According to the company's internal data, more than 3 million patients have been treated with the Invisalign system in more than 90 countries worldwide. Despite its widespread use, relatively few studies have quantified the system's efficacy. This is significant because it has been suggested that aligners have limitations when it comes to producing certain tooth movements.5  For instance, questions have been raised regarding the extent to which aligners can control extrusion, rotation, bodily movement, and torque.5  Some authors even doubt that bodily movements or torque can be accomplished at all by aligners.7  Therefore, the aim of this study was to evaluate the efficacy of Invisalign technology to achieve predicted tooth positions with respect to tooth type and direction of movement.

MATERIALS AND METHODS

Approval for this retrospective cohort study was granted by the institutional review board at the University of Minnesota (Study 1411M56201). A total of 30 consecutive patients (13 male, 17 female; age 21.6 ± 9.8 years) were selected based on the following inclusion criteria: full permanent dentition including second molars in both arches, nonextraction Invisalign treatment with no deviation from the default amounts of tooth movement embedded in each aligner stage, aligners changed every 2 weeks following the manufacturer's protocol, no midcourse corrections or additional aligners, and no combined treatment with fixed appliances, intraoral distalizers, or other auxiliary appliances. Patients were excluded if they required oral surgery or received dental restorations during treatment. Treatment was provided by 12 orthodontic residents and 10 orthodontists certified in the use of the Invisalign system. The residents provided care under the supervision of the orthodontists, and each virtual treatment plan was reviewed and approved by an orthodontist to ensure that no unrealistic goals were set. The average treatment time was 11 ± 4 months. Of the 30 patients, 22 had class I molar occlusions, 7 had class II molar occlusions, and 1 had a class III molar occlusion (all less than 2 mm). The average amount of crowding in each arch was 2 ± 2 mm. Interproximal enamel reduction was performed as prescribed in each patient's virtual treatment plan.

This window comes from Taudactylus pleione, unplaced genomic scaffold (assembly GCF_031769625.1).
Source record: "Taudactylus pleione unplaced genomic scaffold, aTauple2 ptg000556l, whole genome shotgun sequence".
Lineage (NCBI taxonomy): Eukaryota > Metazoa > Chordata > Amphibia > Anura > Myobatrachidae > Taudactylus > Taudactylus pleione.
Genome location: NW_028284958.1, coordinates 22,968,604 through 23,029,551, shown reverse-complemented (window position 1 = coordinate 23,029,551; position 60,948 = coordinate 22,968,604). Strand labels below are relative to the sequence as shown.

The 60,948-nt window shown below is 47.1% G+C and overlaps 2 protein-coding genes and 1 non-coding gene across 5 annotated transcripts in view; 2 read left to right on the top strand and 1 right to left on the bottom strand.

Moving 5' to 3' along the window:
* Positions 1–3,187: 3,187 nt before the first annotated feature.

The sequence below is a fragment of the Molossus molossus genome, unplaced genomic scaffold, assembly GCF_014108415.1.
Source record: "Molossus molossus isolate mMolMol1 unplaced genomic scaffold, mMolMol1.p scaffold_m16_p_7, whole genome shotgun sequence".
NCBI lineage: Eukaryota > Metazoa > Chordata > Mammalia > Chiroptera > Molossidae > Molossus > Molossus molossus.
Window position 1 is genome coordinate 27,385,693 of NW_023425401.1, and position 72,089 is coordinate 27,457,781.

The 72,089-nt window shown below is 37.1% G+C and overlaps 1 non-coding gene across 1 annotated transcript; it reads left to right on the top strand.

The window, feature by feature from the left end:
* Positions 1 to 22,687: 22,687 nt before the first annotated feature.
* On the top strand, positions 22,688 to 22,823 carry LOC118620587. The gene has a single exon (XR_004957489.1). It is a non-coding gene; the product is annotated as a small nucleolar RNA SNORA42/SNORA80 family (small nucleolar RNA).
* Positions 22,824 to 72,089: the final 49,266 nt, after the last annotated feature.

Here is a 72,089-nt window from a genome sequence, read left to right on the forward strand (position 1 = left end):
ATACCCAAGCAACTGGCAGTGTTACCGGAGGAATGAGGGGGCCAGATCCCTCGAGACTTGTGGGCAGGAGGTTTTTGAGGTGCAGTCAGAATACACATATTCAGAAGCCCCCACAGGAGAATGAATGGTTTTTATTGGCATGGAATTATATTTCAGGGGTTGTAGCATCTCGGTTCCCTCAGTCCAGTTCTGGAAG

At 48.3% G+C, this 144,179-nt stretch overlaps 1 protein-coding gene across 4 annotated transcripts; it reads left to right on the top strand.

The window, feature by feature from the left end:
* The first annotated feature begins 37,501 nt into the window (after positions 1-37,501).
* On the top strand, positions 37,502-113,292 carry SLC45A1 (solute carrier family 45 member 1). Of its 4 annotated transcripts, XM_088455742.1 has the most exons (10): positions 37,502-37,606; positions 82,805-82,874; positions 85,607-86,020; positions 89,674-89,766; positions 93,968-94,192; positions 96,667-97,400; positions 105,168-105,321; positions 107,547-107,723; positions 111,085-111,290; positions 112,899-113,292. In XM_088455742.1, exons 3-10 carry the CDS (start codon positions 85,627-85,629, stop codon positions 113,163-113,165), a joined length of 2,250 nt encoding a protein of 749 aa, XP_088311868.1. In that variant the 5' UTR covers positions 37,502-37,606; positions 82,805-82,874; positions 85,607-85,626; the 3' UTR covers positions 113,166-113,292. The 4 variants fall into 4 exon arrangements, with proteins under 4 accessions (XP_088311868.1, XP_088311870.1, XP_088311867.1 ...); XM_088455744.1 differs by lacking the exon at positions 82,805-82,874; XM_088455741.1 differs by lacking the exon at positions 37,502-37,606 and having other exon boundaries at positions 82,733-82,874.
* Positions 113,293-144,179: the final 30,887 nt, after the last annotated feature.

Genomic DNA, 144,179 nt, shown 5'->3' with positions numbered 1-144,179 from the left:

To obtain posttreatment digital models, all patients had alginate impressions taken and poured into plaster casts, which were then digitized using an R700 orthodontic model scanner (3Shape A/S, Copenhagen, Denmark). To obtain digital models of the predicted outcome (virtual treatment plan models), the final stage of each patient's virtual treatment plan was exported through Align Technology's ClinCheck program and converted to digital models using e-model 9.0 software (GeoDigm Corporation, Falcon Heights, Minn). All digital models were de-identified, and soft tissue and bonded retainers were digitally removed to ensure that evaluation was based solely on tooth-surface features. The posttreatment models were segmented to isolate each tooth as a separate object and compared with the unsegmented virtual treatment plan models using e-model Compare 8.1 software (GeoDigm). This software compares individual tooth positions between two digital models. Corresponding dental arches are first aligned globally, and then individual teeth from a segmented model are superimposed on analogous teeth of an unsegmented model using a best-fit algorithm so that differences between tooth positions can be computed (Figure 1).